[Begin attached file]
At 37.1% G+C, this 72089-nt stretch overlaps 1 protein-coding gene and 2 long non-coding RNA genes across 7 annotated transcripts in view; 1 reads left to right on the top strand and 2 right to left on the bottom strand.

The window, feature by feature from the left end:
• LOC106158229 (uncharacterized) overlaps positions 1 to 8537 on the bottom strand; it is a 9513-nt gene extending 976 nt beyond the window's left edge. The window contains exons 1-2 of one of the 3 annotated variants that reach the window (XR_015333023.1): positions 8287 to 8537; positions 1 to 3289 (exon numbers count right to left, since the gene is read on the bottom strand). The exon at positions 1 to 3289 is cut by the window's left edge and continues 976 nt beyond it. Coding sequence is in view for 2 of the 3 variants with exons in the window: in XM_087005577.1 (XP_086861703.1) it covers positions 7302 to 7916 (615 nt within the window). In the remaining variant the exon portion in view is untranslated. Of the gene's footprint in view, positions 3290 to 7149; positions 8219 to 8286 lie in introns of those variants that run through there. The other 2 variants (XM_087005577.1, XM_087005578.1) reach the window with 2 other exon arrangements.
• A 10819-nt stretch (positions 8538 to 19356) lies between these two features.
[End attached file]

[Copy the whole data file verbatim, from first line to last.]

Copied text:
At 37.1% G+C, this 72089-nt stretch overlaps 1 protein-coding gene and 2 long non-coding RNA genes across 7 annotated transcripts in view; 1 reads left to right on the top strand and 2 right to left on the bottom strand.

The window, feature by feature from the left end:
• LOC106158229 (uncharacterized) overlaps positions 1 to 8537 on the bottom strand; it is a 9513-nt gene extending 976 nt beyond the window's left edge. The window contains exons 1-2 of one of the 3 annotated variants that reach the window (XR_015333023.1): positions 8287 to 8537; positions 1 to 3289 (exon numbers count right to left, since the gene is read on the bottom strand). The exon at positions 1 to 3289 is cut by the window's left edge and continues 976 nt beyond it. Coding sequence is in view for 2 of the 3 variants with exons in the window: in XM_087005577.1 (XP_086861703.1) it covers positions 7302 to 7916 (615 nt within the window). In the remaining variant the exon portion in view is untranslated. Of the gene's footprint in view, positions 3290 to 7149; positions 8219 to 8286 lie in introns of those variants that run through there. The other 2 variants (XM_087005577.1, XM_087005578.1) reach the window with 2 other exon arrangements.
• A 10819-nt stretch (positions 8538 to 19356) lies between these two features.